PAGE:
5 Copyright Registration for Sound Recordings 5 Certain categories of works are entirely exempt from the mandatory deposit requirements, and the obligation is reduced for certain other categories. For further information, see Circular 7d, Mandatory Deposit of Copies or Phonorecords for the Library of Congress. The 1976 Copyright Act establishes the conditions under which the same deposit of phonorecords will satisfy the deposit requirements for the Library of Congress and for copyright registration. If you register online using eco, the phonorecord should be sent to the Copyright Office accompanied by the shipping slip that will be provided by the eco system. If you register using a paper Form SR, the phonorecords should be sent to the Copyright Office accompanied by the application form and the correct fee all together in the same mailing package. The mandatory deposit requirement also applies to sound recordings first published abroad that are later published in this country by the distribution of phonorecords that either are imported or are issued as an American edition. Once the sound recording is registered, the mandatory deposit requirement has been satisfied. note: Copyright Office fees are subject to change. For current fees, check the Copyright Office website at write the Copyright Office, or call (202) or Effective Date of Registration When the Copyright Office issues a registration certificate, it assigns as the effective date of registration the date it received all required elements an application, a nonrefundable filing fee, and a nonreturnable deposit in acceptable form, regardless of how long it took to process the application and mail the certificate. You do not have to receive your certificate before you publish or produce your work, nor do you need permission from the Copyright Office to place a copyright notice on your work. However, the Copyright Office must have acted on your application before you can file a suit for copyright infringement, and certain remedies, such as statutory damages and attorney s fees, are available only for acts of infringement that occurred after the effective date of registration. If a published work was infringed before the effective date of registration, those remedies may also be available if the effective date of registration is no later than three months after the first publication of the work. If you apply online for copyright registration, you will receive an saying that your application was received. If you apply for copyright registration using a paper application, you will not receive an acknowledgment that your application has been received (the Office receives more than 600,000 applications annually), but you can expect: a letter, , or telephone call from a Copyright Office staff member if further information is needed or a certificate of registration indicating that the work has been registered, or if the application cannot be accepted, a letter explaining why it has been rejected. Requests to have certificates available for pickup in the Copyright Office or to have certificates sent by Federal Express or another mail service cannot be honored. If you want to know the date that the Copyright Office receives your paper application or hard-copy deposit, send it by registered or certified mail and request a return receipt. For Further Information By Internet Circulars, announcements, regulations, copyright applications, and other related materials are available from the Copyright Office website at To send an communication, click on Contact Us at the bottom of the homepage. By Telephone For general information about copyright, call the Copyright Public Information Office at (202) or (toll free). Staff members are on duty from 8:30 am to 5:oo pm, eastern time, Monday through Friday, except federal holidays. Recorded information is available 24 hours a day. To request paper application forms or circulars by postal mail, call (202) or and leave a recorded message. By Regular Mail Write to: Library of Congress Copyright Office COPUBS 101 Independence Avenue SE Washington, DC Notes 1. Sound recordings fixed before February 15, 1972, were generally protected by common law or in some cases by statutes enacted in certain states but were not protected by federal copyright law. In 1971, Congress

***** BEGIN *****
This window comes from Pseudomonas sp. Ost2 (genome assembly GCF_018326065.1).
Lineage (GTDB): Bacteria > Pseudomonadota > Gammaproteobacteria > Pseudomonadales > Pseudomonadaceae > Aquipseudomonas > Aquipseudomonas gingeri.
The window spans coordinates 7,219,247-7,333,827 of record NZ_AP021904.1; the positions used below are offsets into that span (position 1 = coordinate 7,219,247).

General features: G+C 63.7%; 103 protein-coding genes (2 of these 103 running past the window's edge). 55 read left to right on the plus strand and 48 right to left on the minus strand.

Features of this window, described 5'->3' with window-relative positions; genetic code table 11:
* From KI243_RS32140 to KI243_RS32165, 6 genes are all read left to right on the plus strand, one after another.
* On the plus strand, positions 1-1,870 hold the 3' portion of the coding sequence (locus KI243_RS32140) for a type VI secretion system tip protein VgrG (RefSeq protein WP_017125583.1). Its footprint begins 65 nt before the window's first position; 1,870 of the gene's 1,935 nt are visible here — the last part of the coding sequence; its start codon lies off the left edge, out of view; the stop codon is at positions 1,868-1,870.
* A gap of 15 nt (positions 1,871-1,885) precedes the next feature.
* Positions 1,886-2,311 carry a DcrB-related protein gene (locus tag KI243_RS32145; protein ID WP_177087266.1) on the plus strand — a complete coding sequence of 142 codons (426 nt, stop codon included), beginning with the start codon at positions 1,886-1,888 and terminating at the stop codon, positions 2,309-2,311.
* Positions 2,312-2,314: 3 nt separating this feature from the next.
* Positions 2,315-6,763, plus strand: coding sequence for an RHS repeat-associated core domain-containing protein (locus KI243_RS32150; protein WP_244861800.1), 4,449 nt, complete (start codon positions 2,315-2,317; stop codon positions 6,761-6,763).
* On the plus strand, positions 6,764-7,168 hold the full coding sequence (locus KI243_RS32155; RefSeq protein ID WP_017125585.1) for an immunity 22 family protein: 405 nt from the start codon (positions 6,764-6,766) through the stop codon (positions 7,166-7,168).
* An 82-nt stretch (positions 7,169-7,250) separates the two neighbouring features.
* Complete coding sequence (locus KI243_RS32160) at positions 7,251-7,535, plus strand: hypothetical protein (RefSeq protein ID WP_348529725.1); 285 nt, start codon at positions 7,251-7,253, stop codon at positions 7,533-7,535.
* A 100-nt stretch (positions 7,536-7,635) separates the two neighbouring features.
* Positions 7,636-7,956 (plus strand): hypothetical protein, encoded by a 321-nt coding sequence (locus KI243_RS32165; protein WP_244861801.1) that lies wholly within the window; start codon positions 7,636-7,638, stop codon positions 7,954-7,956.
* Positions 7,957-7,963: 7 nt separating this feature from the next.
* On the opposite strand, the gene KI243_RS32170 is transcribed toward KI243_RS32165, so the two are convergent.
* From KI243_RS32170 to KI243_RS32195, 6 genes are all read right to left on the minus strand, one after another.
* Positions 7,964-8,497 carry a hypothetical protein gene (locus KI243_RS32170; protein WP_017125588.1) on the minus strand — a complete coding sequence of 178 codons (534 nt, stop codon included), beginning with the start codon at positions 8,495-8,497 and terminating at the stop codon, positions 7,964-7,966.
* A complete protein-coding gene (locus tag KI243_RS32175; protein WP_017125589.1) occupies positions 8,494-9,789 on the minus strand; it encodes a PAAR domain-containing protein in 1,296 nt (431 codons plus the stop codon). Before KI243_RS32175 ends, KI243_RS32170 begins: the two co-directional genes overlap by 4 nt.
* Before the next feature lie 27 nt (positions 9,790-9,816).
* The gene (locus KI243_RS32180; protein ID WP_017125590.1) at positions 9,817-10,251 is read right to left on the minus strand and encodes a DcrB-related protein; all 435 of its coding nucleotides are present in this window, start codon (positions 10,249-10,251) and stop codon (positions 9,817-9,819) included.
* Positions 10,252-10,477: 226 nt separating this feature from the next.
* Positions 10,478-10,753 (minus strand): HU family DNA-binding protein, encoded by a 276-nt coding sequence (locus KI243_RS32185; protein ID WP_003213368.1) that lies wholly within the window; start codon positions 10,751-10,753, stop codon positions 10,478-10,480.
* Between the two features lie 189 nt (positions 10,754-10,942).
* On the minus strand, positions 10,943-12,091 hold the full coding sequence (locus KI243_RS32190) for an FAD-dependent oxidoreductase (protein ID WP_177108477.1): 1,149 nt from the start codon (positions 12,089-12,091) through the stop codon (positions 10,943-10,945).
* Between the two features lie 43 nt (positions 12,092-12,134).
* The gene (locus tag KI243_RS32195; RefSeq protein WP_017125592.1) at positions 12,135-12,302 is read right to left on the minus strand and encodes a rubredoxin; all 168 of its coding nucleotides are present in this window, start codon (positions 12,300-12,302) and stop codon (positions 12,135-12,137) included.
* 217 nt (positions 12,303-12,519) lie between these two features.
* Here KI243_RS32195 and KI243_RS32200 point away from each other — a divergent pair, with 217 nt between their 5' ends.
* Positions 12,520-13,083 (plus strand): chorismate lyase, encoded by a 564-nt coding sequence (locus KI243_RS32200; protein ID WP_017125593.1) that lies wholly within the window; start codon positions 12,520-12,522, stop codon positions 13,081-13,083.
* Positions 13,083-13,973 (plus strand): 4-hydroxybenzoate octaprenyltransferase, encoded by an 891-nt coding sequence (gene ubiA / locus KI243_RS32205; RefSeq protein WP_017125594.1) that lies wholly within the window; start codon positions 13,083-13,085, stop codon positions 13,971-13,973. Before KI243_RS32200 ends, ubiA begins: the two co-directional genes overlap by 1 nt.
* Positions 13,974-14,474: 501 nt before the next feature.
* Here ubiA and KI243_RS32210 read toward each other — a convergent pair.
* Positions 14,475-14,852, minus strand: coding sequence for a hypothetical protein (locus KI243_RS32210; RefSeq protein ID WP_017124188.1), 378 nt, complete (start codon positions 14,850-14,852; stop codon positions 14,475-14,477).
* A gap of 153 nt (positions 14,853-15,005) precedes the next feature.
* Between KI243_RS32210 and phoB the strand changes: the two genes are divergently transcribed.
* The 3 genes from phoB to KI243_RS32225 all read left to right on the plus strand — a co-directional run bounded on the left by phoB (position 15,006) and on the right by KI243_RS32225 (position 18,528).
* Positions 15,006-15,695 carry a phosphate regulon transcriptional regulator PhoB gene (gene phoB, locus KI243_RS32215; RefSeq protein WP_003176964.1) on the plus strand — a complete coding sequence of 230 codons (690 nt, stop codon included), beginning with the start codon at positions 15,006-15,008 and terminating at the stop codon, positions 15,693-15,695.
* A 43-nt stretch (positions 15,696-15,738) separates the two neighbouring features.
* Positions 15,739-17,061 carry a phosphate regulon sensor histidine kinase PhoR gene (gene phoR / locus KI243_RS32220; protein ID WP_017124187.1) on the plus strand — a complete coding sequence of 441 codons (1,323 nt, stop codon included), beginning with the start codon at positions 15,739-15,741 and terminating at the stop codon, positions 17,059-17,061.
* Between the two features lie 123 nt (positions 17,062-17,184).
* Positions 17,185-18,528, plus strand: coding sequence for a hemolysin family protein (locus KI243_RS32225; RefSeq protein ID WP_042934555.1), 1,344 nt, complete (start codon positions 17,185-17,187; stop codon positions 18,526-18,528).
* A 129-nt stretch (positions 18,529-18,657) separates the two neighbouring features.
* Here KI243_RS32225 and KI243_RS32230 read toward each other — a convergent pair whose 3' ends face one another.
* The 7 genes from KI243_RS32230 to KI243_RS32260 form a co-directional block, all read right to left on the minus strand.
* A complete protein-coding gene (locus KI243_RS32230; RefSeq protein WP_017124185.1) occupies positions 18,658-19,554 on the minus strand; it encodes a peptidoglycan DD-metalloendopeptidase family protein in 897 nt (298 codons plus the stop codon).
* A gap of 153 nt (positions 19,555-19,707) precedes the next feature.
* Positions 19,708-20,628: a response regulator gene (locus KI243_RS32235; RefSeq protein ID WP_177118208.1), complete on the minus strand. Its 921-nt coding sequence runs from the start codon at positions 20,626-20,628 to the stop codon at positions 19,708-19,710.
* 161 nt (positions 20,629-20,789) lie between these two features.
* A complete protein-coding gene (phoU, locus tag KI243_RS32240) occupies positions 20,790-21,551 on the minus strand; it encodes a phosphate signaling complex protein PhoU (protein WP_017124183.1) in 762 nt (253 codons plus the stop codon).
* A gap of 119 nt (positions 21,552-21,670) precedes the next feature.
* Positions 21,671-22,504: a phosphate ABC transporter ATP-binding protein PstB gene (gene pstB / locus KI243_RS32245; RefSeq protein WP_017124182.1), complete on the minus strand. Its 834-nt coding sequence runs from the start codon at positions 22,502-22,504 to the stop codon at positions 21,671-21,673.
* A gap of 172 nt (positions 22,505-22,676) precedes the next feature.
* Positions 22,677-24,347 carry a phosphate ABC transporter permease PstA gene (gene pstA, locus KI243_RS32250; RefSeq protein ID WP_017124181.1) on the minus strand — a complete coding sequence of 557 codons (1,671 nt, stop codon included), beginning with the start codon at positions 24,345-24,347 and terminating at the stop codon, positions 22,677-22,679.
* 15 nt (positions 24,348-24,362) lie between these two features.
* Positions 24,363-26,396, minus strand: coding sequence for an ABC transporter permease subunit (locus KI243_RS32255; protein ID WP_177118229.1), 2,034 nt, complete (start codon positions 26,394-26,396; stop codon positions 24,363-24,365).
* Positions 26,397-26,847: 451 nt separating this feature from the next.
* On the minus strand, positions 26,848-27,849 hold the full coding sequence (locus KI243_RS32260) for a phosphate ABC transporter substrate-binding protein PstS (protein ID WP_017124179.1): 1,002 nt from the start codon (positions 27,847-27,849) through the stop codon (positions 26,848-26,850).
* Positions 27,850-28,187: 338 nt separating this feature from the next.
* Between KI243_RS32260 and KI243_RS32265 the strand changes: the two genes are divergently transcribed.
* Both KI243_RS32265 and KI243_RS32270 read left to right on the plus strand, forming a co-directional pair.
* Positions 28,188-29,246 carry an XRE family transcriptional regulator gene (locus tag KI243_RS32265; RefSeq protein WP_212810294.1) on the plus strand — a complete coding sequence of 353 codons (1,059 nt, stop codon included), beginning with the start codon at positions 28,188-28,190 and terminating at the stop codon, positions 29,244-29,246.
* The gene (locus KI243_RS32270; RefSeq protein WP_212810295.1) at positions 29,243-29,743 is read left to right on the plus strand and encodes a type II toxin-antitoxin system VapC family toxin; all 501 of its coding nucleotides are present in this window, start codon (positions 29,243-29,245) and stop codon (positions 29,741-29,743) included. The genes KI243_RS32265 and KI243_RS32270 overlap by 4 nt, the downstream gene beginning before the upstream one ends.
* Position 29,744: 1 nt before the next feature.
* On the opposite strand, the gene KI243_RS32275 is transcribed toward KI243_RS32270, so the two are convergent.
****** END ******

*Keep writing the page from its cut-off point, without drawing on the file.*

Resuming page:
6 Copyright Registration for Sound Recordings 6 amended the copyright code to provide copyright protection for sound recordings fixed and first published with the statutory copyright notice on or after February 15, The 1976 Copyright Act, effective January 1, 1978, provides federal copyright protection for unpublished and published sound recordings fixed on or after February 15, Any rights or remedies under state law for sound recordings fixed before February 15, 1972, are not annulled or limited by the 1976 Copyright Act until February 15, Under the Uruguay Round Agreements Act, effective January 1, 1996, copyright was restored for certain unpublished foreign sound recordings fixed before February 15, 1972, and for certain foreign sound recordings originally published without notice. For further information, see Circular 38b, Highlights of Copyright Amendments Contained in the URAA. U.S. Copyright Office Library of Congress 101 Independence Avenue SE Washington, DC circular 56 reviewed: Printed on recycled paper u.s. government printing office: 2014-xxx-xxx xx,xxx